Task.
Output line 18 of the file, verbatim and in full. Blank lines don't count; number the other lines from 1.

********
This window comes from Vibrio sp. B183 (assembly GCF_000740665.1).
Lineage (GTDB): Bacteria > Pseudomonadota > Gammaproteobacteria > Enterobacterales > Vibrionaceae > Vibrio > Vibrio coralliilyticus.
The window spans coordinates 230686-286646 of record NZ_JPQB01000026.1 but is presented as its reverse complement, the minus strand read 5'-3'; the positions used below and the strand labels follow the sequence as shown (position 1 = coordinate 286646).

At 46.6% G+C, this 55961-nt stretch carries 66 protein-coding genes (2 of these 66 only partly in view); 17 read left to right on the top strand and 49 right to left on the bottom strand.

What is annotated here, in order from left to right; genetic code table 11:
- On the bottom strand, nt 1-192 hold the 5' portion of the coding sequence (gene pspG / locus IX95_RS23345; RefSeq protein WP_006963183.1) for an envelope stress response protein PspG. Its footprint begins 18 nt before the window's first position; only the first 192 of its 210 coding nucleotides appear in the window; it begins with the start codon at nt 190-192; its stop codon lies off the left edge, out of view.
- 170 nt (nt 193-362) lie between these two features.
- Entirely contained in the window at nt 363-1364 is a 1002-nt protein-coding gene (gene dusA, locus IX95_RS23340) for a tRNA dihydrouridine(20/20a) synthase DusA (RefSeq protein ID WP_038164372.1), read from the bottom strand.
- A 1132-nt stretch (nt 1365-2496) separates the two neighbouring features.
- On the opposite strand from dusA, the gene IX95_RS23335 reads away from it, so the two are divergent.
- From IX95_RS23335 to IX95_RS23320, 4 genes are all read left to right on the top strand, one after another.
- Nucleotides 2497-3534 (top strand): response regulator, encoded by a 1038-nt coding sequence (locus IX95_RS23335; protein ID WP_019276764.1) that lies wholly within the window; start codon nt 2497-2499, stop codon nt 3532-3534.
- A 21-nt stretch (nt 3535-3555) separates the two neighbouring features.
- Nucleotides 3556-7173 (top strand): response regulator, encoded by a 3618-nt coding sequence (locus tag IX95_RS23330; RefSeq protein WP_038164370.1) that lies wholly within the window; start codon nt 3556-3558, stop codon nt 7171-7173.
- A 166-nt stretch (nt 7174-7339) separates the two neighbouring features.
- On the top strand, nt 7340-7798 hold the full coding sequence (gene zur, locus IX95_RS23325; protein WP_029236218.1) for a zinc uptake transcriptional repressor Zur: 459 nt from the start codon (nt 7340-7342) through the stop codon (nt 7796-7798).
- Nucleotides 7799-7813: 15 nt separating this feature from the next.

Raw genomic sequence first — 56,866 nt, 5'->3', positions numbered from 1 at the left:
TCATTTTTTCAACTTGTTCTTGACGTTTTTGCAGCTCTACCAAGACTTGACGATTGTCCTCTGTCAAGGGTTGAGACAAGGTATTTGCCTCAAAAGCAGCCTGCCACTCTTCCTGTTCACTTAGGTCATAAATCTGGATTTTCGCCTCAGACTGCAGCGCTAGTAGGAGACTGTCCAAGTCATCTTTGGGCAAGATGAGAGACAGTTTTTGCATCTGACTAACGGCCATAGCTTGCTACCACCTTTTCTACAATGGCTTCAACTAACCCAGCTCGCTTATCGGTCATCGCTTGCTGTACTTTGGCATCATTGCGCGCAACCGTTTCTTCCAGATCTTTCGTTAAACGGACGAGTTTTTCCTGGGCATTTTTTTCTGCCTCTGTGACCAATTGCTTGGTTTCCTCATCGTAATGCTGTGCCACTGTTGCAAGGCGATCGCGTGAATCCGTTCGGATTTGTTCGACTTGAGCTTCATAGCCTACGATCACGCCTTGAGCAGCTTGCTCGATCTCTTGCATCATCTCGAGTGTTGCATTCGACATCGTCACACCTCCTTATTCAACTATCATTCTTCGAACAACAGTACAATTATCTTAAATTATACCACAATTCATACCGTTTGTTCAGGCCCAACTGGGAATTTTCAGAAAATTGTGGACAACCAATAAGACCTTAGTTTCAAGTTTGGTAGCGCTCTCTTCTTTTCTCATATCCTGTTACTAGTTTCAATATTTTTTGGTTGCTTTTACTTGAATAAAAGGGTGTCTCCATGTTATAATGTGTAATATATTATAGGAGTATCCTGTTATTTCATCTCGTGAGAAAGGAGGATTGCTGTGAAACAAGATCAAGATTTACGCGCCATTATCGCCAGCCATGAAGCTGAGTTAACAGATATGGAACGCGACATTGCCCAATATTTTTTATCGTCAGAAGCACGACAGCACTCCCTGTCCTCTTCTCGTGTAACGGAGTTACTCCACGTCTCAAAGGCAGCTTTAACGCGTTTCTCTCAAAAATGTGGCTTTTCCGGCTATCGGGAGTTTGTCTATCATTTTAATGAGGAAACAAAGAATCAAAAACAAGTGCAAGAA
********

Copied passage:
Raw genomic sequence first — 56,866 nt, 5'->3', positions numbered from 1 at the left: